## Fundamentals of Fluid Flow in Porous Media

*Chapter 2*

# Relative Permeability

# Three Phase Relative Permeability: Methods of Relative Permeability Measurements

Unsteady state is the quickest method of obtaining relative permeability. In this method, the in-situ fluids are displaced at a constant rate with the effluent volumes being monitored continuously. Equilibrium is not achieved, so the entire set of relative permeability curves can be obtained in a few hours. However, there are many difficulties associated with this method, such as capillary end effects, viscous fingering and channeling in heterogeneous medium, which cannot be properly accounted for.

Capillary end effect is a phenomenon in which the saturation is high at the inlet or outlet of the core. To minimize the boundary effect, the fluids can be flowed through the core at high rates to make the capillary forces insignificant compared to the viscous forces due to the flow of fluids. The fluid dispersion in the porous media increases with the flow rate, thus minimizing the boundary effect at the input end6. However, the use of high flow rate can aggregate viscous fingering problems. Also, in this method viscous oils are usually used to prolong the period of two-phase production (at flow breakthrough, no more information on relative permeability can be obtained). Again, this will further enhance the viscous fingering problem.

Craig and other researchers recommend that the unsteady state method not be used with strongly water wet cores. They believe that the combination of high velocities and high viscosities will cause a strongly water wet medium to behave as an oil wet system during waterflood. During a waterflood, the injected water will move rapidly through the larger pores, bypassing a large number of pores that are filled with viscous oil, causing early breakthrough. Usually, in waterflooding of an oil wet system, it was seen that breakthrough recovery is low and additional oil can still be recovered. Thus, the performance of a waterflood with viscous oil is very similar to a waterflood of an oil wet system. Also, in comparison with the steady state relative permeability of two-phase, the calculated unsteady state relative permeabilities measured on the same core appear to be more oil wet.

During the process of core cleaning and handling, the wettability of the core can be altered, which can significantly affect the relative permeability. The cleaned core is usually more water wet than the actual native state wettability, thus the most accurate relative permeability measurements are obtained on native state core when the core’s wettability is reserved. When these cores are not available, restored state core could be used. The process of core wettability restoration must be handle with care since any error can be resulted in significant wettability alteration.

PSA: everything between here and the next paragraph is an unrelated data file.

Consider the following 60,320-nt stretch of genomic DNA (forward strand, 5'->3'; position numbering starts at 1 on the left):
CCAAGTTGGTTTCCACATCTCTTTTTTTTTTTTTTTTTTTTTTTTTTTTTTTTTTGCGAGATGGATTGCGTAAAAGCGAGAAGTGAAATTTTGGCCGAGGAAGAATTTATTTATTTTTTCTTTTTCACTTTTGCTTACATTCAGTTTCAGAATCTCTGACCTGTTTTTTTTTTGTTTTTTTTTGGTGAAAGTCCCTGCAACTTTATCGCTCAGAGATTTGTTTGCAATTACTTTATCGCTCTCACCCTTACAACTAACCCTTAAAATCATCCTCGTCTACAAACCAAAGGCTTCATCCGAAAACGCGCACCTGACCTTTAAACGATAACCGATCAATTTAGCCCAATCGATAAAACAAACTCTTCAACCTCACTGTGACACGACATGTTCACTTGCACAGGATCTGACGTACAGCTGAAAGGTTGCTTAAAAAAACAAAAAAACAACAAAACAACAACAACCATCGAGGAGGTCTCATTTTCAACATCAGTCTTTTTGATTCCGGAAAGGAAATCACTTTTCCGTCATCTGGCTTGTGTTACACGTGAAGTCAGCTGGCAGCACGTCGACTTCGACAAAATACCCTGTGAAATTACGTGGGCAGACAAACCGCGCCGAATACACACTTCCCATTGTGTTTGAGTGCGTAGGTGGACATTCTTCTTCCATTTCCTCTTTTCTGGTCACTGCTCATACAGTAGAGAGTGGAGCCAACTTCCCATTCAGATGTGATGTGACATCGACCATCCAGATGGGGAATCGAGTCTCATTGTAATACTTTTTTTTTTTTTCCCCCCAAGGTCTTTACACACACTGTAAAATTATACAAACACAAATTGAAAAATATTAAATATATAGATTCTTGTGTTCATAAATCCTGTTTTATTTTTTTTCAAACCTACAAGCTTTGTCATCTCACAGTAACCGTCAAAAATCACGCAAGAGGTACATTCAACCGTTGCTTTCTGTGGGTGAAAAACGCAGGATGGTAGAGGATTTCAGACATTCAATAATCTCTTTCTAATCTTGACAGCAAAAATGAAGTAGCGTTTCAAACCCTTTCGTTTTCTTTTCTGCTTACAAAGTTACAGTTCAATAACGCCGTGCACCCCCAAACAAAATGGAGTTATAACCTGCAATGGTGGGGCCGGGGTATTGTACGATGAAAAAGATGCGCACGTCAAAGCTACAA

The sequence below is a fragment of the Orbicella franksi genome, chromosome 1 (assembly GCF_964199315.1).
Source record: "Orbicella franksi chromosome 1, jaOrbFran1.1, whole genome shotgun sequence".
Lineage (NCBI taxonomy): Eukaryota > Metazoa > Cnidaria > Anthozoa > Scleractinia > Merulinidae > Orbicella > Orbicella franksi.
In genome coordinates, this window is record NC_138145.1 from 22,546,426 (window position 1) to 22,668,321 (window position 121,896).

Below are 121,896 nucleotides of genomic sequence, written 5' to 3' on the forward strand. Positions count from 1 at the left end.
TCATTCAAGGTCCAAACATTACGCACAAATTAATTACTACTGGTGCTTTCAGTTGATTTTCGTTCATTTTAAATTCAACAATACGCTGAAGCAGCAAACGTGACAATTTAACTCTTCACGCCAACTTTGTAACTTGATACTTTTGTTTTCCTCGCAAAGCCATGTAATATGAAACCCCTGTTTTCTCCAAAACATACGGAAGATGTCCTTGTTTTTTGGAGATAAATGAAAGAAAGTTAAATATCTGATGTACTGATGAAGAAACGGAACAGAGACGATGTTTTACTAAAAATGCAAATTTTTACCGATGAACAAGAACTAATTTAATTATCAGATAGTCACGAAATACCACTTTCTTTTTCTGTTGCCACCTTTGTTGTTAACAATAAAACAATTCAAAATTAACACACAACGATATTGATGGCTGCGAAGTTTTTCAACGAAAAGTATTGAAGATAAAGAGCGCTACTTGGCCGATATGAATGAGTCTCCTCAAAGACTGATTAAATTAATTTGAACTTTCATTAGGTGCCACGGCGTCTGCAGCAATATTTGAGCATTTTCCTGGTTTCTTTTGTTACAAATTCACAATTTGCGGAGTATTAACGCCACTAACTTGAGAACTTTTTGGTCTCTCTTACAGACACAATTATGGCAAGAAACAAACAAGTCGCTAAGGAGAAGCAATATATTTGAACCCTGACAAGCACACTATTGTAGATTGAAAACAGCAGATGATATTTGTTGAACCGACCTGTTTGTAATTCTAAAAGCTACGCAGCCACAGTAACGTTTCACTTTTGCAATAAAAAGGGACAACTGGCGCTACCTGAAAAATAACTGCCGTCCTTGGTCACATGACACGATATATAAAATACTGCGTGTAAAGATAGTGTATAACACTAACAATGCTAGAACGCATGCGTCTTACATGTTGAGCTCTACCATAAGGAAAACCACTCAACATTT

There are other problems associated with obtaining data from core. Heaviside *et al*. said that the core sample might not truly represent the reservoir because the core samples are only a small fraction of the reservoir, and may therefore be statistically unrepresentative

**Three-Phase Relative Permeability Correlations**

Due to the complex nature of the experimental process to obtain three-phase relative permeability data, many models were developed to predict these values instead. These models can be divided into three catagories: those that are based on bundle of capillary tubes theory, those that are based on channel flow theory (Stone’s methods and their modifications), and other miscellaneous models.

**Bundle of capillary tubes theory**

There are many models which used this theory in the derivation of the relative permeability model. The models that will be discussed are Corey *et al.*, Naar and Wygal, and Land.

**Corey, Rathjens, Henderson and Wyllie**

The first model of three-phase relative permeability was published by Corey et al. in 19563. The model assumed that fluid flow in reservoirs can be represented by a bundle of capillary tubes. The flow paths through the medium can be approximated by the equivalent hydraulic radius of the capillary tubes. A tortuosity correction was included to account for the differences in path length of tubes of different sizes. Corey’s model also assumed that the wetting and nonwetting phase relative permeabilities are independent of the saturations of the other phases. In other words, relative permeability of the wetting phase is a function of wetting phase saturation and relative permeability of nonwetting phase is a function of nonwetting phase saturation.